With Election 2014 in the books (for most races), credit rating agencies and analysts are weighing in on what some results mean for public finance. This week’s public finance roundup is dedicated to the topic. On the whole, Americans continue to remain budget-conscious, rejecting tax increases and approving measures that help financial stability. For more analysis on what the election means for politics, health, transportation and other areas, click here for Governing’s comprehensive coverage.
California voters passed Prop. 2, which will revamp the state’s rainy day fund, require paying down debt and establishes a deposit rule for the savings fund. In a post-election report released Nov. 5, Moody’s called the passage a positive for the state. Standard & Poor’s went further this week – it actually upgraded California’s credit rating one notch to A+. But Prop. 2 is a negative for school districts' credit. The measure contains provisions that will limit districts’ reserve accounts and “will limit school districts’ overall financial flexibility and stability,” Moody’s said.
Meanwhile, Maryland and Wisconsin voters passed measures that will bar legislators from raiding transportation funds, a positive credit development for both states. Maryland has $1.6 billion of outstanding Consolidated Transportation Bonds and Wisconsin has $1.9 billion of outstanding Transportation Revenue Bonds.
Georgia voted to cap its income tax at 6 percent. Individual income tax is Georgia’s largest revenue source accounting for 47 percent ($9.5 billion) of the state’s fiscal 2015 general fund budget. Moody’s is neutral on the move but did point out that placing a constitutional cap on its largest source of revenue gives Georgia one less tool to offset revenue declines. Additionally, South Carolina and Kansas both saw significant revenue declines the year after they cut their income taxes. However, Moody’s said Georgia has a good history of quickly and soundly addressing revenue declines.
Meanwhile, Wichita, Kan., voters rejected a 1 percent sales tax aimed at raising $400 million to fund four distinct priorities: water supply, job creation, transit improvements and street maintenance. Moody’s said the “rejection is credit negative for the city because the measure offered a new revenue source to address priorities the city will now need to fund by increasing property taxes and water rates.”
Kankakee County, Ill., residents also voted against a 1 percent sales tax increase that officials projected would generate $7.6 million annually for the cash-strapped county. The outcome leaves the county with few options to close a projected $3 million budget gap in fiscal year 2015. “Failure to enact sufficient expenditure reductions would further weaken the county’s already stressed financial position and would likely require increased amounts of cash flow borrowing, a credit negative,” Moody’s said.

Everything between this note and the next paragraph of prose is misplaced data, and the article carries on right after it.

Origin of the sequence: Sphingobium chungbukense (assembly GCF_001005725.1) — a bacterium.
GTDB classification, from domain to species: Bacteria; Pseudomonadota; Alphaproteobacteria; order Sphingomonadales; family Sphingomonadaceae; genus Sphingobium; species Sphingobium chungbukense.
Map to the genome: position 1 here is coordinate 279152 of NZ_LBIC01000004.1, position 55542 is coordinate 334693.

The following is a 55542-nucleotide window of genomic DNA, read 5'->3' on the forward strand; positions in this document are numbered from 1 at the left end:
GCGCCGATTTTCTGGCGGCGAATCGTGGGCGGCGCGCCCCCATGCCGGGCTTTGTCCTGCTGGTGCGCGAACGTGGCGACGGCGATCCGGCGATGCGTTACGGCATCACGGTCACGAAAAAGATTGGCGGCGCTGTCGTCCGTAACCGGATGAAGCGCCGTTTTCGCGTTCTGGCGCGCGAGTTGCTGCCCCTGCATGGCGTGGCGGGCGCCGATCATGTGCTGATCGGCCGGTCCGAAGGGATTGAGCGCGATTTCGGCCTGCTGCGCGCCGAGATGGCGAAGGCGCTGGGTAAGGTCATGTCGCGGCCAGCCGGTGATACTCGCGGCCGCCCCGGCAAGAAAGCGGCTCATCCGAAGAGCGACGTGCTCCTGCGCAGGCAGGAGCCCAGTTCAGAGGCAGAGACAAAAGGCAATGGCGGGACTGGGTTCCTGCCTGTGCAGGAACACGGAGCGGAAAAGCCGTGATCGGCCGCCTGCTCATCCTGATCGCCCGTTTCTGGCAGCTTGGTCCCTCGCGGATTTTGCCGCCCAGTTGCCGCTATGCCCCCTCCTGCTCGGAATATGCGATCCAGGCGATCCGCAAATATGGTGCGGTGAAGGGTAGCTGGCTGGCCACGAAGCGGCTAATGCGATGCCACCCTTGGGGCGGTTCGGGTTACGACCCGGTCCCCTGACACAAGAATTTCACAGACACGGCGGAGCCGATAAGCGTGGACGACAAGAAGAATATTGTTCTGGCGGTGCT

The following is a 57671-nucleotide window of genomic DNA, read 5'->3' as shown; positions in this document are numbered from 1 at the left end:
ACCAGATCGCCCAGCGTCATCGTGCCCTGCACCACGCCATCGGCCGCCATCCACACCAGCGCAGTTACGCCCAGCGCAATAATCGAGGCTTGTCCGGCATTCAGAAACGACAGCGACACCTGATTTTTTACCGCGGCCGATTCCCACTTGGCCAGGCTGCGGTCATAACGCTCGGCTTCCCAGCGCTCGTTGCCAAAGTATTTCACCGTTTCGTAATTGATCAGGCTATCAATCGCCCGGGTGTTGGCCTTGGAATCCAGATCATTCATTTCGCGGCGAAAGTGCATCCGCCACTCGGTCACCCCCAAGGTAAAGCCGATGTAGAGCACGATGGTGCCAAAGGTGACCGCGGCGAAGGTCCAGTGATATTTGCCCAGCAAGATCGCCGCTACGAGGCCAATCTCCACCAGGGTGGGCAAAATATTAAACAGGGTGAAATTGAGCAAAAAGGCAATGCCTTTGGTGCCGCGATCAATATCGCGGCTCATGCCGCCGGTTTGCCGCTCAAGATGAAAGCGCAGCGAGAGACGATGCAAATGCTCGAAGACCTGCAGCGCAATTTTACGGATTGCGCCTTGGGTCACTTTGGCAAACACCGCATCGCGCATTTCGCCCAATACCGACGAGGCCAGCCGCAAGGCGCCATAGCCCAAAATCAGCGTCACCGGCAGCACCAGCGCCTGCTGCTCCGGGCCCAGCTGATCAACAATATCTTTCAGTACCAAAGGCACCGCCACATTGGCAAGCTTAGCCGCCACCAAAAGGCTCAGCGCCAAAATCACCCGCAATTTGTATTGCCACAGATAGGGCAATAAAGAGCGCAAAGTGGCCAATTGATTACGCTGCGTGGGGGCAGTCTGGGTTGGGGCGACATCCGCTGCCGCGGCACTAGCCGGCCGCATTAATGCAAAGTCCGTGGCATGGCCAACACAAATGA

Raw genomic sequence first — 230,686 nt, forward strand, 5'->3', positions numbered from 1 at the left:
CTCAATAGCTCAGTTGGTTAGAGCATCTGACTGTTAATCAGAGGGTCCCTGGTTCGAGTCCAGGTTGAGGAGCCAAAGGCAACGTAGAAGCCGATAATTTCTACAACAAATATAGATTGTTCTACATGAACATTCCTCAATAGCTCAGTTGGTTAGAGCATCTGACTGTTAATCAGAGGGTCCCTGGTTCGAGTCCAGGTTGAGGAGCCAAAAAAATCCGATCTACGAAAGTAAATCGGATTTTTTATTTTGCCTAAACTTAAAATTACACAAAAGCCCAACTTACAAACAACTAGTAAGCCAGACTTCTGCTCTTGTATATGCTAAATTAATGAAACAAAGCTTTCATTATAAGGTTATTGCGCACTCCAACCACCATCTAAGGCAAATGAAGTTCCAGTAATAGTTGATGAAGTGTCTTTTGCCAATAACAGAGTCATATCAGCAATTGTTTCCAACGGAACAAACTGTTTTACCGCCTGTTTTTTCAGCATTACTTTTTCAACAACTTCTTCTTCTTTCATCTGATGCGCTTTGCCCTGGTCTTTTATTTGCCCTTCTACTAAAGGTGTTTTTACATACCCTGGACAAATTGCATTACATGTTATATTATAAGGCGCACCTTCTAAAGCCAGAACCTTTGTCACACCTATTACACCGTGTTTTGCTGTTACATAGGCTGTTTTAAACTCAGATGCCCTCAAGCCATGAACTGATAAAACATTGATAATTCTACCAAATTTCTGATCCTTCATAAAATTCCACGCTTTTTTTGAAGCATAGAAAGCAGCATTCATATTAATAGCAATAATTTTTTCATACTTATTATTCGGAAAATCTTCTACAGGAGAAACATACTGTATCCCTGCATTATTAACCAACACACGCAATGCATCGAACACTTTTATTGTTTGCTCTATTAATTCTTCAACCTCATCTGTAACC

Massachusetts also got a strike against it as residents voted to repeal a requirement that the commonwealth’s gas tax be adjusted for inflation each year. That hurts the credit of the state’s bonds that are funded from the tax “because the gas tax will be frozen at 24 cents per gallon, limiting the growth of pledged revenues,” Moody’s said.
Financially troubled Pennsylvania and Illinois will have new governors (with new agendas) in January, but Fitch warns that both need to cooperate with their legislatures if they want to address looming fiscal problems. Illinois faces an expected structural budget deficit and temporary tax revenues scheduled to roll off at the end of December. “Inaction would be a return to past choices and leave the state particularly poorly positioned when the economy experiences another downturn,” Fitch said. As for the Keystone State, the Fitch warns the legislature may challenge Gov.-elect Tom Wolf’s idea to raise the state's contribution to schools' budgets to 50 percent from 32 percent by raising the income tax.
Phoenix voters soundly rejected a measure that would have addressed “pension spiking” and shifted investment performance risk to employees by turning their pensions into 401(k)-style plans. “The vote is a long-term credit negative for the city which is grappling with a $4.4 billion Moody’s Adjusted Net Pension Liability as of fiscal 2012,” said Moody’s. Naturally, pension advocates hailed the win as a victory for middle class workers. “Voters understand that public employees work hard, play by the rules, and contribute toward their retirement benefits with every paycheck,” Jordan Marks, executive director of the National Public Pension Coalition, said in a statement. “Anti-pension ideologues would do well to remember that before putting another ill-conceived pension gutting effort on the ballot.”
Massachusetts voters upheld casino gambling, which will allow the state to start competing with long established gaming businesses in Connecticut and Rhode Island. The vote gave pending casinos the OK to start construction in Everett, Plainville and Springfield. Moody’s said the business will be a credit positive to those towns. That’s because in addition to millions in upfront cash and thousands of new jobs, annual casino payments to the towns will combine for nearly $60 million – big boosters to those budgets.